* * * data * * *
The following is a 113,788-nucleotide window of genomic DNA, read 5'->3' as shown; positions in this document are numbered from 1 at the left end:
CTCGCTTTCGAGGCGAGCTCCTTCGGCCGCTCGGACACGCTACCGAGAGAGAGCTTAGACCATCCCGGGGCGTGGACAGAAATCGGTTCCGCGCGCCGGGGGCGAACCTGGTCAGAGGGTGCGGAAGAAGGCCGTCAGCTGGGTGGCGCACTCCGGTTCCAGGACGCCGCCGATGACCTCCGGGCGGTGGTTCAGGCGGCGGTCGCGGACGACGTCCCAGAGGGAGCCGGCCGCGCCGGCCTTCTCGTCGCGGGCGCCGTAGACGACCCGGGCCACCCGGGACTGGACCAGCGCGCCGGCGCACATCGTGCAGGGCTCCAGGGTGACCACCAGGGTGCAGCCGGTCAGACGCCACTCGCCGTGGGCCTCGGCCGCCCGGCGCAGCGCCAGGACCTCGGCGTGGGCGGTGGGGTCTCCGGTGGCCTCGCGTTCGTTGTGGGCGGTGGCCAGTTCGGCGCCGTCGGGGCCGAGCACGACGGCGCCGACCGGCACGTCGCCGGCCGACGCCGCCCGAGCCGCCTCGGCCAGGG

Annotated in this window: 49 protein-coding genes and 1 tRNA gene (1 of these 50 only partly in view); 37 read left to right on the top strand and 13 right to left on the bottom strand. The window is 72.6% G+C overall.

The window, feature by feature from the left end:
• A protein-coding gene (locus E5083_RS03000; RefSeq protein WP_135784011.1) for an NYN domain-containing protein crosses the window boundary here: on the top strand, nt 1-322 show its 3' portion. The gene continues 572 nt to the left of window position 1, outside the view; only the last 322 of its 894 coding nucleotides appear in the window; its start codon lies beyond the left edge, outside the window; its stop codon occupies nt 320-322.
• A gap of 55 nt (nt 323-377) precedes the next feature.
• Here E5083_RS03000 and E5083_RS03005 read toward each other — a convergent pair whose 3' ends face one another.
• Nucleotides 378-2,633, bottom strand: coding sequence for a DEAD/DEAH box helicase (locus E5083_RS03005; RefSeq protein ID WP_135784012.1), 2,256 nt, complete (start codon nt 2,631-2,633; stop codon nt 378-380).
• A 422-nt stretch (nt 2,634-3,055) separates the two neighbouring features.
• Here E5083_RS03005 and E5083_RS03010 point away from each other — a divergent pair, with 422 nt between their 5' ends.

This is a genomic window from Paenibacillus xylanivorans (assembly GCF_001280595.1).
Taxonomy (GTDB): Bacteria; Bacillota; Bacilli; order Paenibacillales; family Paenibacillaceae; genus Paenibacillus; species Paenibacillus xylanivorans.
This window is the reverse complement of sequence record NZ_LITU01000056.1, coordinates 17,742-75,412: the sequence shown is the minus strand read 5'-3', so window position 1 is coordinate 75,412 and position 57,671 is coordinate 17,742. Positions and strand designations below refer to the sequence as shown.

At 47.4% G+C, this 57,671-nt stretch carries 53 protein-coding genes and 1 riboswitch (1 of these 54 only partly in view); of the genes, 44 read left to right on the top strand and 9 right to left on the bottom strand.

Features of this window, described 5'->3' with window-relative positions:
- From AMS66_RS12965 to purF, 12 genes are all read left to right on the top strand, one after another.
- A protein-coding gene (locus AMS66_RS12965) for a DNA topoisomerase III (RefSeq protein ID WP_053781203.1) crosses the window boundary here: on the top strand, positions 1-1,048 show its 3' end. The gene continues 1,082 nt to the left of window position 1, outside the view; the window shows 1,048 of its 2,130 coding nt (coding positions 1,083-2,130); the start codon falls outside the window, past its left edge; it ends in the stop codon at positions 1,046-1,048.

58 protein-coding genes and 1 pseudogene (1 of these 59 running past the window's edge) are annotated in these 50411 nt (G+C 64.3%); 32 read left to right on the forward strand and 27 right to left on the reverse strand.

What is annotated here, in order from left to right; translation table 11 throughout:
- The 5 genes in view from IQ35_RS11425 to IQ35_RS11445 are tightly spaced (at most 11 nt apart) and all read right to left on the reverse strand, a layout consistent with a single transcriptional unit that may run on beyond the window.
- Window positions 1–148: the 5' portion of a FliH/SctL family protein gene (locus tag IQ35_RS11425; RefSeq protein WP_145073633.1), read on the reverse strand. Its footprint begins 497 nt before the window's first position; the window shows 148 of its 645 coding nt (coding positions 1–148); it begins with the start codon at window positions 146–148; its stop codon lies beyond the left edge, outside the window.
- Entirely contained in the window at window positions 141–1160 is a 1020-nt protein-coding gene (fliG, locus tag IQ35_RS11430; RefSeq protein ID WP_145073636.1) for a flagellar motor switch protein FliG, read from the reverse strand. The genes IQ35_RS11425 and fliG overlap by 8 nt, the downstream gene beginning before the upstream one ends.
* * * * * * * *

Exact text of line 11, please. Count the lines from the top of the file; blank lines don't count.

This is a genomic window from Paenibacillus xylanivorans (assembly GCF_001280595.1).